CAPITULARIES: A term which designates a certain class of royal edicts in the Carolingian period, and which is frequently employed not only for the Carolingian capittilaria but also for the edicta, prceptiones, decreta, or decretiones of the Merovingian kings and the mayors of the palace under Arnulf. They are distinguished from the other class of diplomata or mandata, not so much by the division into chapters, from which they get their name, or by the general nature of their provisions as by their form and by the absence of any attestation in the way of signatures or seal. This absence is explained by the fact that they were either put into execution by the kings in person or had to pass through the hands of officials. They attained their highest importance under Charlemagne, and were scarcely less used under Louis the Pious; after his death they ceased in the East Frankish kingdom, to be kept up for a while in the West Frankish and in Italy by his sons and grandsons, disappearing here also toward the end of the ninth century. They contain partly instructions for officials, especially the missi dominici, and partly supplements or modifications of the old tribal law; but to a still greater extent they are substantive regulations for all departments of both secular said ecclesiastical life. The former include the most diverse matters, of administration, commerce, the army, markets, coinage, tolls, protection against robbers, etc. These substantive regulations go deeply into not merely the external organization of the Church and its relation to the temporal power, but also the monastic system, education, church discipline, and even liturgical matters.
The origin of the capitularies and the basis of their authority have been much discussed. The prevalent view, derived in the first instance from Boretius, distinguishes between capitularia legibus addenda and per se scribenda, which means practically a class of laws originating (like those specifically known as leges) in the assent of the whole people, and another class originating from the king alone, at most with the advice of the nobles assembled in a diet. But there seems to be no sufficient ground for this distinction between popular and royal law; in so far as there is any contrast between leges and capitularia, it may be fully explained by the special reverence which was felt for the ancient tribal law. In the cases in which the capitularies do not contain merely instructions to officials, they were less legislative enactments than promulgations of a law already existing. This law, so far as we can trace its origin, came into being with the assent of the temporal and spiritual lords, assembled in diets or synods. But the diet must not be conceived of as a representative assembly of the whole people; its decisions were held to be binding upon the individual by virtue of his allegiance to the sovereign, and the period of the capitularies is precisely that in which the oath of allegiance was most punctiliously required from all adults within the empire. The multiplication of capitularies led before long to the need of codification; for the collection made by Ansegis of Fontanella, see ANSEGIS, and for the forged capitularies appended to his collection by Benedictus Levita, see PSEUDO-ISIDORIAN DECRETALS.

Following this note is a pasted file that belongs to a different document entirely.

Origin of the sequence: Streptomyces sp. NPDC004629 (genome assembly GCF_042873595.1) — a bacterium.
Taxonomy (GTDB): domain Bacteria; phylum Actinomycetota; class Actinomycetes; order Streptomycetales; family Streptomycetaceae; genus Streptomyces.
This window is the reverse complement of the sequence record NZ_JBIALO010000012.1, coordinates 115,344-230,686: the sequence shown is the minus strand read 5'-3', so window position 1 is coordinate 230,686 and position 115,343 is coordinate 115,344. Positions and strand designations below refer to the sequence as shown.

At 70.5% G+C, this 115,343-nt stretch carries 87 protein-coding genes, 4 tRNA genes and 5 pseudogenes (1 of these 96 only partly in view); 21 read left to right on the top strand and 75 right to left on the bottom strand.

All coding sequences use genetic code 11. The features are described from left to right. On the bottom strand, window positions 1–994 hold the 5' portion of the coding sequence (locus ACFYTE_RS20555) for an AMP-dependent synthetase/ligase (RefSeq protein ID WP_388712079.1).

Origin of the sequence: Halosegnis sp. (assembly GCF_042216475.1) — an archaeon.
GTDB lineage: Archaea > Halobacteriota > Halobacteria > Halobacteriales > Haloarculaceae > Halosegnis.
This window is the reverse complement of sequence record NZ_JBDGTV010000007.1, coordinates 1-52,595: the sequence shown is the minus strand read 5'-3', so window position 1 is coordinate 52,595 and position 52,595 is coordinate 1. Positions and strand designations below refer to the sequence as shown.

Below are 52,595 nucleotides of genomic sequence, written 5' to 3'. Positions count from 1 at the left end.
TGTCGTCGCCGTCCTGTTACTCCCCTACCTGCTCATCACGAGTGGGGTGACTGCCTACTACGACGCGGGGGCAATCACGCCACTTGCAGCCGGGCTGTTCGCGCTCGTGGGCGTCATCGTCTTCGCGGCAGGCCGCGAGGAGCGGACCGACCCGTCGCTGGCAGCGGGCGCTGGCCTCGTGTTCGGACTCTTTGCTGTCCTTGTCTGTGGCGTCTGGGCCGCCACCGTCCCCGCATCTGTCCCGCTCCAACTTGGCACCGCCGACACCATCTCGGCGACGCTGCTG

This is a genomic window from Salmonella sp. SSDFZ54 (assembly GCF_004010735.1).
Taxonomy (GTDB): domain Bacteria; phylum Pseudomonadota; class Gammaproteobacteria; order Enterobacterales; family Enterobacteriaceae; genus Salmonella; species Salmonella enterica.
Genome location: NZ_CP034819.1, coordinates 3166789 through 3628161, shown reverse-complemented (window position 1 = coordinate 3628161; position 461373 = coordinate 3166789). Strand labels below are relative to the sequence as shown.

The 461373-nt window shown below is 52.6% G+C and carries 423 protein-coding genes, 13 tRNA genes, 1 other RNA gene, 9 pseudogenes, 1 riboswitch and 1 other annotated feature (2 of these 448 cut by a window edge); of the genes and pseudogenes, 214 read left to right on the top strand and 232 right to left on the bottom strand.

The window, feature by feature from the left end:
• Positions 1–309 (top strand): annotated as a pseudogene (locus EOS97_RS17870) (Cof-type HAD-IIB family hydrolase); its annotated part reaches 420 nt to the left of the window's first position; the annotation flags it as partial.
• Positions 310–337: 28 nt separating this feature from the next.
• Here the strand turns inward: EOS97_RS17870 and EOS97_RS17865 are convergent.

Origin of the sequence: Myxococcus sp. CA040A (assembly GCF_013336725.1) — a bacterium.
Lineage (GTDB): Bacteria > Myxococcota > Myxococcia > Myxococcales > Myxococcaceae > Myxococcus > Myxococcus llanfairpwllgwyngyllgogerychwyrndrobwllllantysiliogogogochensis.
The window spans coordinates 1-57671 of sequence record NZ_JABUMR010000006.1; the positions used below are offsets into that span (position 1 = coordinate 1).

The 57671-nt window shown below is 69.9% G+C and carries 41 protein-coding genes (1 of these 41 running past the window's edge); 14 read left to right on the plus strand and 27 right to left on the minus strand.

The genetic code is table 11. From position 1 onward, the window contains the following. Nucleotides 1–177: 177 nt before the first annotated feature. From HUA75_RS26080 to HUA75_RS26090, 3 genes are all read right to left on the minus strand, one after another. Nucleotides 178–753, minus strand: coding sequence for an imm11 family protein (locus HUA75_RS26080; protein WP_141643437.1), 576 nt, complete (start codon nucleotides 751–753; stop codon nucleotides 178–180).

Critical editions of the Capitularia regum
Francorum, ed. G. H. Pertz, are in MGH, Legum, i., ii.,
1835, 1837; and, ed. A. Boretius and V. Krause, ib. Leg.,
sectio II. i., ii.,1883-97 (cf. A. Boretius, in GGA, 1882, pp.
65 sqq., 1884, pp. 713 sqq.). Consult: A. Boretius, Die
Kapitularien im Langobardenreich, Halle, 1864; idem,
Beiträge sur Kapitularienkritik, Leipsic, 1874; R. Sohm,
Die fränkische Reichs- und Gerichtsverfassung, pp. 102
sqq., Weimar, 1871; Fustel de Coulanges, De la confection
des lois au temps des Carolingiens, in Revue historique,
iii. (1878) 3 sqq.; M. Thévenin, Lex et capitula, in Mélanges
de l école des hautes études, pp. 137 sqq., 1878; H.
Brunner, Deutsche Rechtsgeschichte, i. 539 sqq., Leipsic,
1906; E. Glasson, Histoire du droit et des institutions politiques
et administratives de la France, i. 281 sqq., Paris,
1890; G. Seeliger, Die Kapitularien der Karolinger, Munich,
1893; R. Schröder, Lehrbuch der deutschen Rechtsgeschichte,
pp. 253 sqq., Leipsic, 1902.
Calvin College. Last modified on 05/10/04. Contact the CCEL.